As you can imagine, the ultraruning community has been up in arms over these revelations. There are some who are willing to give Young the benefit of the doubt, while others are siding with Dermott. Some are going back to look at previous tracking data to search for anomalies. All of this scrutiny is of course taking its toll on the runner himself. Whether or not he'll be able to overcome these challenges and continue on to Times Square in New York to break the record remains to be seen.

For now, all we can do is follow along with Young's efforts and see how the evidence plays out. This could be a simple mistake on the part of Dermott, or a much larger conspiracy by Young and his team.

Canadian Adventurer To Row Across the Atlantic Solo

A Canadian adventurer who was the first person from that country to summit Everest without the use of oxygen is now preparing to embark on his next big challenge – a 4500 km (2796 mile) solo crossing of the Atlantic Ocean to raise funds to fight cancer.

This month, Laval St. Germain will set out from Halifax Habor on what he calls the Confront Cancer Ocean Row. His hope is to arrive in France in a few months time, braving big waves, hundreds of miles of open water, and potentially dangerous storms along the way. Traveling west to east across the turbulent North Atlantic will test his stamina and determination with cold water and icy seas as well.

St. Germain is making this solo Atlantic crossing to raise funds for the Alberta Cancer Foundation. He hope to pull in $200,000 in donations to help support that organizations cause, which is to work towards the cause of curing cancer and bringing an end to the disease which 43 Albertans are diagnosed with on a daily basis.

But Laval has another inspiration for rowing across the Atlantic too. In July of 2014, his oldest son drowned in a canoe accident on the Mackenzie River in the Northwest Territory of Canada. He was 21-years old at the time, and had been attempting to lend assistance to a girl who was panicking while swimming in those waters. The young man lost his life, which as you can imagine had a dramatic impact on his family's life.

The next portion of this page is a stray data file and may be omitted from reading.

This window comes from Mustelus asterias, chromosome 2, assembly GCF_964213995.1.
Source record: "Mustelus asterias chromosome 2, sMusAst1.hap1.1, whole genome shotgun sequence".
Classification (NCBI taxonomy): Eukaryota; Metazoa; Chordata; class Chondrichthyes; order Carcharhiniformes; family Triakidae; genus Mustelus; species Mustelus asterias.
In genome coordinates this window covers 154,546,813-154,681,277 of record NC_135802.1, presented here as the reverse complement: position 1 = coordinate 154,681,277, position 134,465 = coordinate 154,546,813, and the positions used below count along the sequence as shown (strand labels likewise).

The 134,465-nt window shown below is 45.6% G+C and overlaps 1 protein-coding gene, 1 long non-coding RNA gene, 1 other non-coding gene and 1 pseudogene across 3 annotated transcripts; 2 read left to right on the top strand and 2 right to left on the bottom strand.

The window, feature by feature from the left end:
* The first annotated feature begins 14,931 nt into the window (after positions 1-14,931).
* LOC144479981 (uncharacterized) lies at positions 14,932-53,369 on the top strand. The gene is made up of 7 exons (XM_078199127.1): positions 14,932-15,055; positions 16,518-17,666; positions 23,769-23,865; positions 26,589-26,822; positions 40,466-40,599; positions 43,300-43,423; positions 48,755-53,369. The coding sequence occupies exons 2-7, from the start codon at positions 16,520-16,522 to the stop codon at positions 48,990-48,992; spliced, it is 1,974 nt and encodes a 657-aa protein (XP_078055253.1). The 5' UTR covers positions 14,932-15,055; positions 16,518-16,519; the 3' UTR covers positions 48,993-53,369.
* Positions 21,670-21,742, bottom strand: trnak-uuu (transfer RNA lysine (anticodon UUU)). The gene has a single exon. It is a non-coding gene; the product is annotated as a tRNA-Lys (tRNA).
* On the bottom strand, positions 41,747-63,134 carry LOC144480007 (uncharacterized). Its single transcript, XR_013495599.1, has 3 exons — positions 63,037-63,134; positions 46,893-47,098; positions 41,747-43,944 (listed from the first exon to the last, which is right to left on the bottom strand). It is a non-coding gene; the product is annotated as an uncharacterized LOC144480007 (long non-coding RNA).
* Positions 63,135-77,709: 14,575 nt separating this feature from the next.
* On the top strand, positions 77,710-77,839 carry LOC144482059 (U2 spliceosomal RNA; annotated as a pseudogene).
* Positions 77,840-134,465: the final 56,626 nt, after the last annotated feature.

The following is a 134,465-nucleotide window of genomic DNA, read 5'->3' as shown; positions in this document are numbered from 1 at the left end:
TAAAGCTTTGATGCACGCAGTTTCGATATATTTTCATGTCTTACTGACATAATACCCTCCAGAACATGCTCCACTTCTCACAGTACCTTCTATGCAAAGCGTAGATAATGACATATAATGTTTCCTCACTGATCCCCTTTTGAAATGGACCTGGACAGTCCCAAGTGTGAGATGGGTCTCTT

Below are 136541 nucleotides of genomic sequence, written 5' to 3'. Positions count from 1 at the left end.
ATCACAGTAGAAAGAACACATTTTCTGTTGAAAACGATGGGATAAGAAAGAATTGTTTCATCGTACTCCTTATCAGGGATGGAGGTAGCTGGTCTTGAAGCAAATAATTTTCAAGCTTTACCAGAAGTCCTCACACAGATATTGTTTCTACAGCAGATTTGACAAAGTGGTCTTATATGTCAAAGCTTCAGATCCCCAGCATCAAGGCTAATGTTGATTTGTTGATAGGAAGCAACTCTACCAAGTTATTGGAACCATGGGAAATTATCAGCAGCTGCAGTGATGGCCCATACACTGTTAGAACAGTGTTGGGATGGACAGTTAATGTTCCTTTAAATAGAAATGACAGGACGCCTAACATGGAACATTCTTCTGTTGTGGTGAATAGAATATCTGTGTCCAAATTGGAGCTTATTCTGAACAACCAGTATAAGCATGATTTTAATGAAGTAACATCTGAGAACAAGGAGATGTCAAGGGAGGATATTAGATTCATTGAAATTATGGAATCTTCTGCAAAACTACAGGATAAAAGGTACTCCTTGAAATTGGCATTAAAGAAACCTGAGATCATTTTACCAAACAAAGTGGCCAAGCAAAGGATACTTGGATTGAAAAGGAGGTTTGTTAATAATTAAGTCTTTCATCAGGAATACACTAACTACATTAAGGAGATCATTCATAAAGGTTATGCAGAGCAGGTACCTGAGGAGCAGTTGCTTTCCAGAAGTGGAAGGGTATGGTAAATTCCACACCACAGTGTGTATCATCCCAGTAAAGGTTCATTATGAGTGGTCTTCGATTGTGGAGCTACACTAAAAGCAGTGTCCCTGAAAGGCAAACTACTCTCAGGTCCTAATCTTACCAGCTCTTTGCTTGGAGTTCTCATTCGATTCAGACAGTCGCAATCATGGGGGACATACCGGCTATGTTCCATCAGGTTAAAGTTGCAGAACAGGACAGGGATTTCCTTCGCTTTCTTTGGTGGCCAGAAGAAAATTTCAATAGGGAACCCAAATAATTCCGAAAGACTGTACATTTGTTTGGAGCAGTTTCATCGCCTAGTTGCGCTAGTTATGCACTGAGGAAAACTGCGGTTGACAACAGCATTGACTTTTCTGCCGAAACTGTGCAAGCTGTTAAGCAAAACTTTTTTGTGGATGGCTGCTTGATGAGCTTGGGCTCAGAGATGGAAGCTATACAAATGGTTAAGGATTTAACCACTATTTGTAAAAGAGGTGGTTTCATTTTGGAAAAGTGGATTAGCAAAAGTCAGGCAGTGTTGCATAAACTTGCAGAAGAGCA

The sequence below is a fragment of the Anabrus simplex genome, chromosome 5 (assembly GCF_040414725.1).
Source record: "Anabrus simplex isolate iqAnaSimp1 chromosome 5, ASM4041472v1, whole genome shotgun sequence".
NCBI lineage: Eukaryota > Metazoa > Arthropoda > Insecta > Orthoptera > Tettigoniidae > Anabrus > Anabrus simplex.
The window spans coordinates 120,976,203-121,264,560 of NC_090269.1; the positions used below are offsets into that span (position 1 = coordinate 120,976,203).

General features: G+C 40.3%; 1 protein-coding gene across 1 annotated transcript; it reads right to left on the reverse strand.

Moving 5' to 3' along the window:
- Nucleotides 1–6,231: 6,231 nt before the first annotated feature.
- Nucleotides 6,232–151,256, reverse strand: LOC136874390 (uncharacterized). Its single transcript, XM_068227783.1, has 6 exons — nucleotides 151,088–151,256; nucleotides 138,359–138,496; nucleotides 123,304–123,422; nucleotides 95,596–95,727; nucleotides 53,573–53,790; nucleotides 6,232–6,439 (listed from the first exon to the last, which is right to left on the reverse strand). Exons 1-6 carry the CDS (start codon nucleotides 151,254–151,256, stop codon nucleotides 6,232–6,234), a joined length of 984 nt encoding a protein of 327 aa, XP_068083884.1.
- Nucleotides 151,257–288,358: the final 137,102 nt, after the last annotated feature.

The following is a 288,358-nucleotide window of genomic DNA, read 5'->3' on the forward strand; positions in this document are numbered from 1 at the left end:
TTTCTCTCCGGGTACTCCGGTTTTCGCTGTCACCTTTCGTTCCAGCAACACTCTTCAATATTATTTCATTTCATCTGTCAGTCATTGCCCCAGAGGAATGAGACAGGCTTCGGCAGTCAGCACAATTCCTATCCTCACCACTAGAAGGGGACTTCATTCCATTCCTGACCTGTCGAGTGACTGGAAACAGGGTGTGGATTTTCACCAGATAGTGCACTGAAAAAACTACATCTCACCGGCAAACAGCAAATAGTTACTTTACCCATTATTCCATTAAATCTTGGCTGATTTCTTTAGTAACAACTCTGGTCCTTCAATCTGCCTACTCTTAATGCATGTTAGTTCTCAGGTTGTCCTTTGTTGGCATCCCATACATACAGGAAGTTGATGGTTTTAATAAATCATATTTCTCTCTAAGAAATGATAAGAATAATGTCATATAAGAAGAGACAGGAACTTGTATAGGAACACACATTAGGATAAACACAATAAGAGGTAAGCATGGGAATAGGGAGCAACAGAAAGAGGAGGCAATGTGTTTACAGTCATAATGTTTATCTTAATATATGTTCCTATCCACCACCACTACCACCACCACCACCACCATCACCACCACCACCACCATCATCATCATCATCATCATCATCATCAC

According to his Twitter feed, Laval will launch his epic crossing starting tomorrow – Wednesday, June 15. His specially designed rowboat has been placed in the water, and has been stocked with supplies, and the weather looks good for the start of the journey.

If you want to follow this adventure as it unfolds, it looks like Laval's Twitter is the best way to go. I wish him godspeed on this expedition. It should be a challenge unlike any other.

Video: Take a Hike Through the Highlands of North Carolina

When we think about the beautiful landscapes of the U.S., the western states tend to get an inordinate amount of attention. Those places are spectacularly beautiful of course, but sometimes other parts of the country get overlooked. Case in point, this video takes us to the highlands of North Carolina, where we get a good look at some of the amazing things that state has to offer visitors and outdoor lovers.

HIGHLANDS from Patrick Clement on Vimeo.

Video: Wingsuit Pilot Flies over Active Volcano

In this video we travel to Chile with stuntwoman Roberta Mancino where the wingsuit pilot makes a dramatic flight over Villarrica, an active stratovolcano in that country's Andean mountain chain. The results are some spectacular views and a close approach to one of nature's most awesome displays of power.

An Un-Cruise Adventure in Alaska

I've been so busy over the past couple of weeks that I haven't had a chance to share any stories from my recent trip to Alaska, a place that remains one of the best wilderness destinations on the planet. In terms of outdoor adventure and vast sections of land that remain widely unexplored, it is tough to top Alaska. Whether you like skiing, hiking, backpacking, mountain biking, or kayaking, you'll find some  amazing places to pursue those activities. But my trip was a different kind of Alaskan adventure, one that many take on an annual basis, the very popular Alaskan cruise.

Now, before you start to think that this adventure blogger has gone soft, let me quickly point out that this wasn't your typical Alaskan cruise. Far from it in fact. I was invited to take part in a cruise through the Inside Passage with Un-Cruise Adventures, a company that does things a little differently than the mainstream cruise lines that most people use while visiting the area. How so you ask? Well, for starters the Un-Cruise fleet is made up of small ships, which means rather than sharing the vessel with hundreds – if not thousands – of other passengers, there were only about 70 travelers aboard my ship, the surprisingly well equipped Wilderness Explorer